Until the Saudis started racking up billions in inflated oil revenues in the 1970s, the Wahhabi movement was regarded by Muslims the world over as little more than primitive insanity. Without rivers of treasure to feed its roots, this horrific movement could neither grow nor thrive.

It is the Saudis’ unlimited funds — over $200 billion in foreign exchange earnings in 2006 — that have allowed them to buy up the faculties of the Islamic world’s leading intellectual centers; to build or take over thousands of mosques; to establish thousands of radical madrassas, pay their instructors, and provide the free daily meals necessary to entice legions of poor village boys to attend.

Those boys are indoctrinated with the idea that the way to get into paradise is to murder Christians, Jews, Buddhists, Taoists, and Hindus (not to mention moderate Muslims). Graduates of these academies are today killing American soldiers in Iraq.

Meanwhile, Arab oil revenues have underwritten news outlets that propagandize hatefully against the United States and the West, supported training centers for terrorists, paid bounties to the families of suicide bombers, and funded the purchase of weapons and explosives. We have been subsidizing a war against ourselves.

And we have not yet reached the culmination of the process. Iran is now using its petroleum lucre to fund its nuclear program and to insulate itself from economic sanctions imposed on it. Once produced, Iranian nuclear weapons could be used by the Iranian regime itself or be made available to terrorists to attack U.S., European, Russian, or Israeli targets. This is one of the gravest threats to international peace and stability — and, again, we are paying for it ourselves with oil revenue.

Our responses to these provocations have been muted and hapless because any forceful action on our part against nations like Saudi Arabia and Iran could result in the disruption of oil supplies that the world economy is utterly dependent upon.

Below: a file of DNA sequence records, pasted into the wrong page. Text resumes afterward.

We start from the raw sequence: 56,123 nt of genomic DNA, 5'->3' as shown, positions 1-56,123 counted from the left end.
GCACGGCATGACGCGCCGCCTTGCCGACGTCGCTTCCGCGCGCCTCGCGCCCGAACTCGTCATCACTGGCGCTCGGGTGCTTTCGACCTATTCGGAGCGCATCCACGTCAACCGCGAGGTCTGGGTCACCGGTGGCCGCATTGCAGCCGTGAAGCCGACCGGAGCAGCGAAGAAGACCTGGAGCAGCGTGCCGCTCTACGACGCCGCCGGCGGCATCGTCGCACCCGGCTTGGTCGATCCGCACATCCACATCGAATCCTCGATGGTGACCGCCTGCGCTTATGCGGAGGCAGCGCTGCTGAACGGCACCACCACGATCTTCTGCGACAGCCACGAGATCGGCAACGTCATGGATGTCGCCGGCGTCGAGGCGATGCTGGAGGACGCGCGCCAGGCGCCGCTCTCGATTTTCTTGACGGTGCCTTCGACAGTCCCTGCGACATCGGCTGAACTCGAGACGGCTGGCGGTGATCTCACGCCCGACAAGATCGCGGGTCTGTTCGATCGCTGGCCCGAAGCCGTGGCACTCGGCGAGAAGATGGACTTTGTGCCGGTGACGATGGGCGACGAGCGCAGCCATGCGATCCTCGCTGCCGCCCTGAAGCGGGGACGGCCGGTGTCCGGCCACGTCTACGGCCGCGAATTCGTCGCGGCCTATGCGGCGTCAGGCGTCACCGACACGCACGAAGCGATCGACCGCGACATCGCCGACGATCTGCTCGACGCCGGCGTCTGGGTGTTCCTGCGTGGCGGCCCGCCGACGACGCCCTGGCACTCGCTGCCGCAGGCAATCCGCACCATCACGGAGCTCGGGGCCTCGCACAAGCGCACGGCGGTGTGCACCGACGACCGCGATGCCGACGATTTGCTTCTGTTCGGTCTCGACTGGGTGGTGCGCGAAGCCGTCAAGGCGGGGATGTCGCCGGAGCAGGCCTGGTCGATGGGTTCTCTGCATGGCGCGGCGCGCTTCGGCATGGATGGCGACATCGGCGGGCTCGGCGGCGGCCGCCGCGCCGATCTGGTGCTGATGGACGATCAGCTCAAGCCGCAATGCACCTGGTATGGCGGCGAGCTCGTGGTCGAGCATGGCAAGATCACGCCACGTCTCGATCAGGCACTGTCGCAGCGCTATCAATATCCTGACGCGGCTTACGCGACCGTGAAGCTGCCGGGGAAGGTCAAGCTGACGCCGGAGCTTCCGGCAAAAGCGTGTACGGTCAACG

We cannot stand up to our enemies because we rely upon them for the fuel that is our economic lifeblood. We pay them for their oil and they make war on us.

In light of these realities, U.S. energy policy for the last three decades has been a scandal. The time has come for change. To liberate ourselves from the threat of foreign economic domination, to destroy the economic power of the terrorists’ financiers, and to give ourselves the free hand necessary to deal forcefully with them, we must devalue their resources and increase the value of our own. We can do this by taking the world off the petroleum standard and putting it on an alcohol standard.

There is a bill in the House of Representatives right now that aims to do just that. Please go to right now and find out how you can help put America on an alcohol standard.


A Heartwarming Picture


This is a billboard in Memphis Tennessee. Click on the picture to see it larger.


The Show Trial of Geert Wilders – Part 1


The following was written by Babs Barron, first published on Faith Freedom International:

Definition -
show trial - a trial held for show; the guilt of the accused person has been decided in advance.

Some background:

Geert Wilders is a Dutch politician who is outspoken about the influence of Islam in Dutch society, a point of view which has attracted much support there as well as opprobrium.